Nathan Chen's Olympic Debut Is Off To A Shaky Start, But Don't Lose Hope Just Yet

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Team USA fans were crushed when they watched figure skater Nathan Chen make his debut at the Winter Olympics in PyeongChang. The 18-year-old from Salt Lake City entered the Olympics as one of the most hyped athletes for Team USA and the country's biggest shot at bringing home a gold medal in figure skating. Chen's first appearance in competition was a rocky start, though. During the few minutes of his short program in the figure skating team event, Chen fell and made other crucial mistakes.

Chen did accomplish the first-ever quad flip in the Olympics, but had a rocky landing. He botched the ending to his first quad and missed a quad toe by getting in only two rotations instead of four. Chen also crashed on a triple axel. It can be difficult for the casual figure skating viewer to discern the different jumps in figure skating and which jumps are high-scoring ones. Still, even audiences who only watch figure skating every fours years during the Winter Olympics could tell: Chen's performance was less than ideal.

But Chen's podium dreams aren't over yet. While his poor showing hurt USA's chances at a gold medal in the figure skating team competition, there's still the individual men's competition to come.

The individual figure skating events are considered "the main show" for both spectators and athletes, with some skaters openly admitting that the team figure skating event is not their priority. If the team event is considered the "warm-up," then most skaters Friday morning in PyeongChang should be happy to get a second go. In addition to Chen, six other skaters fell during what NBC commentator Tara Lipinski called "a messy short program."

"It wasn’t a nerves thing, I just wasn’t in the right place mentally going in,” Chen told the press after he skated. “Not in terms of nerves, I just wasn’t thinking about the right things technically. I was kind of ahead of myself in terms of how to land the jump, how to get out. I wasn’t thinking about how to step in to the jump, which kind of threw me off.”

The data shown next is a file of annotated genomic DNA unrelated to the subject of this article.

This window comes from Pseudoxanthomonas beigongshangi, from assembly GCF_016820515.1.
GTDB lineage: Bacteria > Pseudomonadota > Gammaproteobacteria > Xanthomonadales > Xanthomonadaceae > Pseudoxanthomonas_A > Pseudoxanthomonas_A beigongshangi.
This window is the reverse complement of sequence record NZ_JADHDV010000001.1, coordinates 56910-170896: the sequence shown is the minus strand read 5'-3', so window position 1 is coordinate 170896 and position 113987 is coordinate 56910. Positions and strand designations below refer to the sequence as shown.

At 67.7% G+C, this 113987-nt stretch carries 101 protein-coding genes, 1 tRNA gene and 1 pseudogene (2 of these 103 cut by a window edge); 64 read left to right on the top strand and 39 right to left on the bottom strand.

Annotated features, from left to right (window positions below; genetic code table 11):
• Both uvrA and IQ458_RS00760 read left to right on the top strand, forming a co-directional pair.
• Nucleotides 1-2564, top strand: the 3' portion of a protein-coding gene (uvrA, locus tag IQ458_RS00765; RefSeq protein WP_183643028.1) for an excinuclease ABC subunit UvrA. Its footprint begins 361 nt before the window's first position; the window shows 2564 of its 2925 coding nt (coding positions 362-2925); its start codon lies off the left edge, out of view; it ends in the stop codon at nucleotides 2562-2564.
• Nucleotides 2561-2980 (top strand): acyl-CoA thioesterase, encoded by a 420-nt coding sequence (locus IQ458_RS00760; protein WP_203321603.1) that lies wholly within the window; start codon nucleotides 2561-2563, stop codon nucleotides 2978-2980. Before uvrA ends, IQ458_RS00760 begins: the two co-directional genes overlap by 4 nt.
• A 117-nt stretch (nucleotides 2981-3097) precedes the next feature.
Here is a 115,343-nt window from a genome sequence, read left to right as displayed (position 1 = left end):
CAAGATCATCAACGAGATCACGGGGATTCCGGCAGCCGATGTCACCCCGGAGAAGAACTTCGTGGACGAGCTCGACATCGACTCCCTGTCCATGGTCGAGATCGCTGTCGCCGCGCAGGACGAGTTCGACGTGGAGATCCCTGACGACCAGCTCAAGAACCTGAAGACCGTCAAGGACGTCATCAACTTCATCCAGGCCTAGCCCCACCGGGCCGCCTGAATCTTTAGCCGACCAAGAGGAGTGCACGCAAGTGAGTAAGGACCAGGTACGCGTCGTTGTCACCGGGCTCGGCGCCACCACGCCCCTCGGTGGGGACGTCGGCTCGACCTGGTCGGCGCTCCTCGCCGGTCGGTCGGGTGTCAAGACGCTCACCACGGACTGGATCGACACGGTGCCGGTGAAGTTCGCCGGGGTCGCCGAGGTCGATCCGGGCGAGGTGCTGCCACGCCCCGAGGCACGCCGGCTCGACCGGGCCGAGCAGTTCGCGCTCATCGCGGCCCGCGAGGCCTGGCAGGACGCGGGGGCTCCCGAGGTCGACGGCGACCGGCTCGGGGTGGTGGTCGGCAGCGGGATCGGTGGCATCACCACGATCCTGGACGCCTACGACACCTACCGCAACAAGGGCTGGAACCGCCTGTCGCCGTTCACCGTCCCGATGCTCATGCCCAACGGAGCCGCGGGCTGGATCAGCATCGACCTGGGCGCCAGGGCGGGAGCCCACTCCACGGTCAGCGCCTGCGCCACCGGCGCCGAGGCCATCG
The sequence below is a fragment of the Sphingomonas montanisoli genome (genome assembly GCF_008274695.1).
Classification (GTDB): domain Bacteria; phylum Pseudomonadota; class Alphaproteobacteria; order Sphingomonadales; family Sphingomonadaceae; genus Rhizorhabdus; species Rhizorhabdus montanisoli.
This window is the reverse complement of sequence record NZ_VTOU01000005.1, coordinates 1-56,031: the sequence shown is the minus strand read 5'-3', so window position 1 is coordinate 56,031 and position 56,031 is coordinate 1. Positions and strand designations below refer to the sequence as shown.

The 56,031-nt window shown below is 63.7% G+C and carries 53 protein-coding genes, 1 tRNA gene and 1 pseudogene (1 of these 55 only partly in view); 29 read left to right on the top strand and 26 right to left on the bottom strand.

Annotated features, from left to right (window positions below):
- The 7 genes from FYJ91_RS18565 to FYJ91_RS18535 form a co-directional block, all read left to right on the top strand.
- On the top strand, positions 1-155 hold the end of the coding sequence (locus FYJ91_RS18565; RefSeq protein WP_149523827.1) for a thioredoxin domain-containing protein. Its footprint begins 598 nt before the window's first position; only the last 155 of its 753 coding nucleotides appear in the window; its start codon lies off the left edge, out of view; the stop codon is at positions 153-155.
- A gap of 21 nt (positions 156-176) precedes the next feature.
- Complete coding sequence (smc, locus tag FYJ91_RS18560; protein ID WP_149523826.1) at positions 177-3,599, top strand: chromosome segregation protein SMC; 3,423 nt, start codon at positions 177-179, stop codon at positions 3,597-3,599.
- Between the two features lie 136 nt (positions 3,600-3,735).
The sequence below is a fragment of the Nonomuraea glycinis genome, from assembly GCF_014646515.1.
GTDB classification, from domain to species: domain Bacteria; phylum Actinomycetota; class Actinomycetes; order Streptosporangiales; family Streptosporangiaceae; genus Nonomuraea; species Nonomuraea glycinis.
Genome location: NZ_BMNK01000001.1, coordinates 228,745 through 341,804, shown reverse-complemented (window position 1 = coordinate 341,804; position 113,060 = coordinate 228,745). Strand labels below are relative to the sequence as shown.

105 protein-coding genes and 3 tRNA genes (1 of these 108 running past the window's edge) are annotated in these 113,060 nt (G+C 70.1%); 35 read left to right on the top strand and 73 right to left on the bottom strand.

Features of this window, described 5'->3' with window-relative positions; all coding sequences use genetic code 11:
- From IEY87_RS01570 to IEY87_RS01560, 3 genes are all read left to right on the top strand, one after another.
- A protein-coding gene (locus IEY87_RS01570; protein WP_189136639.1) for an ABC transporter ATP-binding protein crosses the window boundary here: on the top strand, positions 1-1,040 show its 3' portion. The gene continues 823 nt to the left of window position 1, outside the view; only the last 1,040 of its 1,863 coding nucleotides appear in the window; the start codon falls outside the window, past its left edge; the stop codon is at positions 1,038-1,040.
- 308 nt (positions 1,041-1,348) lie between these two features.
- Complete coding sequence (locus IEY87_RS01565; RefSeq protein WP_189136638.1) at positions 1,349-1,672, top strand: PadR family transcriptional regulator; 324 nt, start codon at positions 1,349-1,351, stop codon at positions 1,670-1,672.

Chen added that "no one wants to skate like that on Olympic ice," but his next step was to move on and learn from this experience.

With the number of falls and mistakes in the men's showing, speculators are questioning whether the quality of the ice affected the Olympic skaters. Others speculated the early wakeup call could have affected their performance. Men's figure skating had a 10 a.m. local start time, an unusually early time slot, so that the figure skating event could air during prime time in the United States. Canadian figure skater Patrick Chan, for example, had woken up at 5 a.m. for a practice at dawn.

While Chen said he was disappointed in letting down the team, he still contributed seven points to the team total with his fourth place finish. Japanese figure skater Shoma Uno's performance put Team Japan into the early lead. Along with seven points from two-time U.S. national pair champions Alexa Scimeca-Knierim and Chris Knierim, the United States currently sits in second at the team figure skating competition. On Feb. 12 (Feb. 11 in U.S. time), Adam Rippon will skate the men's long program. It will be the U.S. figure skating team's final performance for the team event before skaters head to individual competitions.

Team USA fans can watch Chen make his return to the ice on Thursday, Feb. 15 when he skates the short program. His competition includes teammates Rippon and Vincent Zhou. Then on Friday, Feb. 16, the skaters will make their final run — and possible shot at a medal — in the free skate.